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Ostrya carpinifolia

(European Hop Hornbeam)

Overview

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Common Names

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Common Names in English:

European Hop Hornbeam, Hop Hornbeam

Description

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Family Betulaceae

Trees or shrubs deciduous, monoecious. Stipules present, free , often deciduous, rarely persistent . Leaves alternate, simple , petiolate , usually doubly serrate, rarely simply serrate, lobulate , or entire; veins pinnate. Flowers unisexual . Male inflorescence precocious , elongate , pendulous, with numerous overlapping bracts; each bract usually subtending a small dichasium with 1-3 male flowers; stamens as many as and opposite sepals or, if sepals obsolete , then stamens of inflorescence to 20; filaments very short, connate or nearly so; anthers 2-loculed, thecae connate or separate, opening by longitudinal slits. Female inflorescence pendulous or erect , with numerous overlapping bracts; each bract subtending a small dichasium with 2 or 3 flowers; calyx with 1-6 scalelike lobes , or obsolete; petals absent; ovary inferior, 2-loculed; styles 2, free; ovules 2, or 1 by abortion , pendulous from near apex of each locule. Fruit a nut or nutlet , winged or not. Seed 1, with straight embryo and flat or thickened cotyledons, without endosperm.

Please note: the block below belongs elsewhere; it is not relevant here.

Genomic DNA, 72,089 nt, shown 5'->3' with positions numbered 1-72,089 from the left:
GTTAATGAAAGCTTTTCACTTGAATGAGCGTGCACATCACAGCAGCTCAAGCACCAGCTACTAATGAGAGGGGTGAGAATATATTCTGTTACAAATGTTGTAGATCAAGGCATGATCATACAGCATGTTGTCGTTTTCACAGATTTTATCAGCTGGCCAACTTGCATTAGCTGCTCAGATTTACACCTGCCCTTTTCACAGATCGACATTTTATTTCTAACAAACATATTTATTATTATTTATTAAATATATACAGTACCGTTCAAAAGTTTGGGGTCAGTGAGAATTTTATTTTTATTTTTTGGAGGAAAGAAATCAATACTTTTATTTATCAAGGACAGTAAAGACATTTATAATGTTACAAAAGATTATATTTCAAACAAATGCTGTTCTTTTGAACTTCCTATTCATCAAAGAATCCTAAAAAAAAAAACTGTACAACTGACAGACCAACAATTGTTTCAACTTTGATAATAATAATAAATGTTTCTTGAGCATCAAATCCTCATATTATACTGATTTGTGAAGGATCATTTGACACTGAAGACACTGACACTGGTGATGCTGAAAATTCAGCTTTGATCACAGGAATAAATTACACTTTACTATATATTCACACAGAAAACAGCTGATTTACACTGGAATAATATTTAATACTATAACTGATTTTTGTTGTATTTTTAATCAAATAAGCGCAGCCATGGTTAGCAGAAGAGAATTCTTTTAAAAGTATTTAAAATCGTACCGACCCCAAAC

Six genera and 150-200 species: mainly in Asia, Europe, and North and South America; six genera (one endemic) and 89 species (56 endemic) in China.

Because of evolutionary divergence within the Betulaceae, the family has often been divided into tribes (i.e. , Betuleae, Carpineae, and Coryleae) or more recently into subfamilies (J. J. Furlow, J. Arnold Arbor . 71: 1-67. 1990) .[1]